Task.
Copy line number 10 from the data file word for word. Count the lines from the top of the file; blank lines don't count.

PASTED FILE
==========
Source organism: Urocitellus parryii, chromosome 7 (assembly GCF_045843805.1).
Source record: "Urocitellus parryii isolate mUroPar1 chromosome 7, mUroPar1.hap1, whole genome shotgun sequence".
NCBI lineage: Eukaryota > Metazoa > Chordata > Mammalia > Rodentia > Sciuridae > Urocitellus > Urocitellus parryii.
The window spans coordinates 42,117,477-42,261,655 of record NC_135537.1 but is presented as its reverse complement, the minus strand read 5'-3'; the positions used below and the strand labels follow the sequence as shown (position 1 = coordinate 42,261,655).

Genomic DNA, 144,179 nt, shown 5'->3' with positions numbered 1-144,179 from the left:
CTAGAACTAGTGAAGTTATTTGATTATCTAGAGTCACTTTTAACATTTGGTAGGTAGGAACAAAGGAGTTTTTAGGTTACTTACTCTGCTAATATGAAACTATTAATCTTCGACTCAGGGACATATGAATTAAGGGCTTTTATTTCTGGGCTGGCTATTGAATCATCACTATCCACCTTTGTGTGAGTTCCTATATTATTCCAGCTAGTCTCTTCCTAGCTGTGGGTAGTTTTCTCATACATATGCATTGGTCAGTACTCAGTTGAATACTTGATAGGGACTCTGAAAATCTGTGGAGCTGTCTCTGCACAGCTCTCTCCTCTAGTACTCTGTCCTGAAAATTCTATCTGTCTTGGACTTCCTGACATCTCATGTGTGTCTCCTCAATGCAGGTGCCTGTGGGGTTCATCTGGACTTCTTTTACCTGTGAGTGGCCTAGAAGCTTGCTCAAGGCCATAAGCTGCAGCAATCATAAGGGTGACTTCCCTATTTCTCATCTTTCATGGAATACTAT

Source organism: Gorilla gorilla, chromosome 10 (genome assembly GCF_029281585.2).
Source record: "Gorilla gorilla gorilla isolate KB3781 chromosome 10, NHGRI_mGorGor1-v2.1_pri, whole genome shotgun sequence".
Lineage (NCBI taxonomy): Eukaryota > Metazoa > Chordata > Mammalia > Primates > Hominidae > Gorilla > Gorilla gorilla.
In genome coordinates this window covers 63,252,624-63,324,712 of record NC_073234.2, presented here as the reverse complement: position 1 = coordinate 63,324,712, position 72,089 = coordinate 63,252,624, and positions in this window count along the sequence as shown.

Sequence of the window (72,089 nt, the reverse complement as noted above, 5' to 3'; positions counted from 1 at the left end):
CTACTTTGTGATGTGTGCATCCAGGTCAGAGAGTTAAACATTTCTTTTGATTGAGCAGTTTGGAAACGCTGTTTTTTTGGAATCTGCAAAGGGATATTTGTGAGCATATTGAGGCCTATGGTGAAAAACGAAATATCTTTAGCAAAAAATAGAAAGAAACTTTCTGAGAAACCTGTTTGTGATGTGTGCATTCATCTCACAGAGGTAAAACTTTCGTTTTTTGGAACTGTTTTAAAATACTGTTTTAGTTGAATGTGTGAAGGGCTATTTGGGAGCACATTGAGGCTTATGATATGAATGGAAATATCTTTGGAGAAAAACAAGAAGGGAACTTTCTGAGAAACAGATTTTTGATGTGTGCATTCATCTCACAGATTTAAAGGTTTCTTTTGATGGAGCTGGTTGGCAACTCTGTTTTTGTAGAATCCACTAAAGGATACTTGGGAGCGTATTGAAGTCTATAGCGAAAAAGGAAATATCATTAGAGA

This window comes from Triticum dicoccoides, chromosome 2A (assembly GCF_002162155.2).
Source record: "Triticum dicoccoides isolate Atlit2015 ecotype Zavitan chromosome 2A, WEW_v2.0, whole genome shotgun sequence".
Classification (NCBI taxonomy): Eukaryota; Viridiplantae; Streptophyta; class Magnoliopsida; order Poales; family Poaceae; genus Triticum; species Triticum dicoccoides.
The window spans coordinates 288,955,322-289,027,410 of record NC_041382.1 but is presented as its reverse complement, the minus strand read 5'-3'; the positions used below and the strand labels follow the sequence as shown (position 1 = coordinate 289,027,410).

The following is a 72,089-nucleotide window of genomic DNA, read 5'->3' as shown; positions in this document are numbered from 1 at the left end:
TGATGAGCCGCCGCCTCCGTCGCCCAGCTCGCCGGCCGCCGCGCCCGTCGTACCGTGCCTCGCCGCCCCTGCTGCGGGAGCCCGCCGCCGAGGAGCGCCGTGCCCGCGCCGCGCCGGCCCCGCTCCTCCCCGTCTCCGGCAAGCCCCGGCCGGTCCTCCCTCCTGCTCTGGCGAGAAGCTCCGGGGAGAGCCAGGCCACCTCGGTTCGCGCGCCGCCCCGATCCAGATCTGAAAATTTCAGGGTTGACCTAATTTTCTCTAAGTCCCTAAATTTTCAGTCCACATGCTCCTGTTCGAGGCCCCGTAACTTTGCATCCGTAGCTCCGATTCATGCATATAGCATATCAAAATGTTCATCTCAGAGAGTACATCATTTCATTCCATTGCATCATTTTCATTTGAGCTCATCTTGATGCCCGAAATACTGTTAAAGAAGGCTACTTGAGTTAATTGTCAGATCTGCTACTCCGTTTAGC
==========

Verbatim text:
In genome coordinates this window covers 63,252,624-63,324,712 of record NC_073234.2, presented here as the reverse complement: position 1 = coordinate 63,324,712, position 72,089 = coordinate 63,252,624, and positions in this window count along the sequence as shown.